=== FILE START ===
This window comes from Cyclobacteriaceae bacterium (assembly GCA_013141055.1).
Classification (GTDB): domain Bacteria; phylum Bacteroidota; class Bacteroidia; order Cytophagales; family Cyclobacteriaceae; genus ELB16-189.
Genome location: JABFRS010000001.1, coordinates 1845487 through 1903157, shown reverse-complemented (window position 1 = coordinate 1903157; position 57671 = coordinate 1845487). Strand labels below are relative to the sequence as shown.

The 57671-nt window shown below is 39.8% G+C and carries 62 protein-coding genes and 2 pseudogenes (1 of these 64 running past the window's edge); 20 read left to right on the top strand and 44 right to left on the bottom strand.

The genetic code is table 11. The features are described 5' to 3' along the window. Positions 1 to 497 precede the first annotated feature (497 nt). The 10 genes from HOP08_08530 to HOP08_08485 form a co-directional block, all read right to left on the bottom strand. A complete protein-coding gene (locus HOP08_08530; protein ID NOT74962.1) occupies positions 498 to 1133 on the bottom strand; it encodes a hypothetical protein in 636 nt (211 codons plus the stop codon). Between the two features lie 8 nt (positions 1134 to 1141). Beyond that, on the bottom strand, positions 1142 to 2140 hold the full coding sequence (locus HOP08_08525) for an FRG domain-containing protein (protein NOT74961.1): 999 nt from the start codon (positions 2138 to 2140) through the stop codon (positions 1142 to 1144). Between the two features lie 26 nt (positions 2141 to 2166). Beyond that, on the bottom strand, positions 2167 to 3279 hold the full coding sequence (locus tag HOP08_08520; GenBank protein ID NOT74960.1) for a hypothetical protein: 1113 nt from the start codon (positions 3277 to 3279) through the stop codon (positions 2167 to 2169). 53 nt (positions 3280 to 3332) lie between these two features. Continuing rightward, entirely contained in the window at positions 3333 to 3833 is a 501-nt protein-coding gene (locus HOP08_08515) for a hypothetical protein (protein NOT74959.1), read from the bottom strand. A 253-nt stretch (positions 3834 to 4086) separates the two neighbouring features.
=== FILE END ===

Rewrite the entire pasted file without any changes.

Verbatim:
This window comes from Cyclobacteriaceae bacterium (assembly GCA_013141055.1).
Classification (GTDB): domain Bacteria; phylum Bacteroidota; class Bacteroidia; order Cytophagales; family Cyclobacteriaceae; genus ELB16-189.
Genome location: JABFRS010000001.1, coordinates 1845487 through 1903157, shown reverse-complemented (window position 1 = coordinate 1903157; position 57671 = coordinate 1845487). Strand labels below are relative to the sequence as shown.

The 57671-nt window shown below is 39.8% G+C and carries 62 protein-coding genes and 2 pseudogenes (1 of these 64 running past the window's edge); 20 read left to right on the top strand and 44 right to left on the bottom strand.

The genetic code is table 11. The features are described 5' to 3' along the window. Positions 1 to 497 precede the first annotated feature (497 nt). The 10 genes from HOP08_08530 to HOP08_08485 form a co-directional block, all read right to left on the bottom strand. A complete protein-coding gene (locus HOP08_08530; protein ID NOT74962.1) occupies positions 498 to 1133 on the bottom strand; it encodes a hypothetical protein in 636 nt (211 codons plus the stop codon). Between the two features lie 8 nt (positions 1134 to 1141). Beyond that, on the bottom strand, positions 1142 to 2140 hold the full coding sequence (locus HOP08_08525) for an FRG domain-containing protein (protein NOT74961.1): 999 nt from the start codon (positions 2138 to 2140) through the stop codon (positions 1142 to 1144). Between the two features lie 26 nt (positions 2141 to 2166). Beyond that, on the bottom strand, positions 2167 to 3279 hold the full coding sequence (locus tag HOP08_08520; GenBank protein ID NOT74960.1) for a hypothetical protein: 1113 nt from the start codon (positions 3277 to 3279) through the stop codon (positions 2167 to 2169). 53 nt (positions 3280 to 3332) lie between these two features. Continuing rightward, entirely contained in the window at positions 3333 to 3833 is a 501-nt protein-coding gene (locus HOP08_08515) for a hypothetical protein (protein NOT74959.1), read from the bottom strand. A 253-nt stretch (positions 3834 to 4086) separates the two neighbouring features.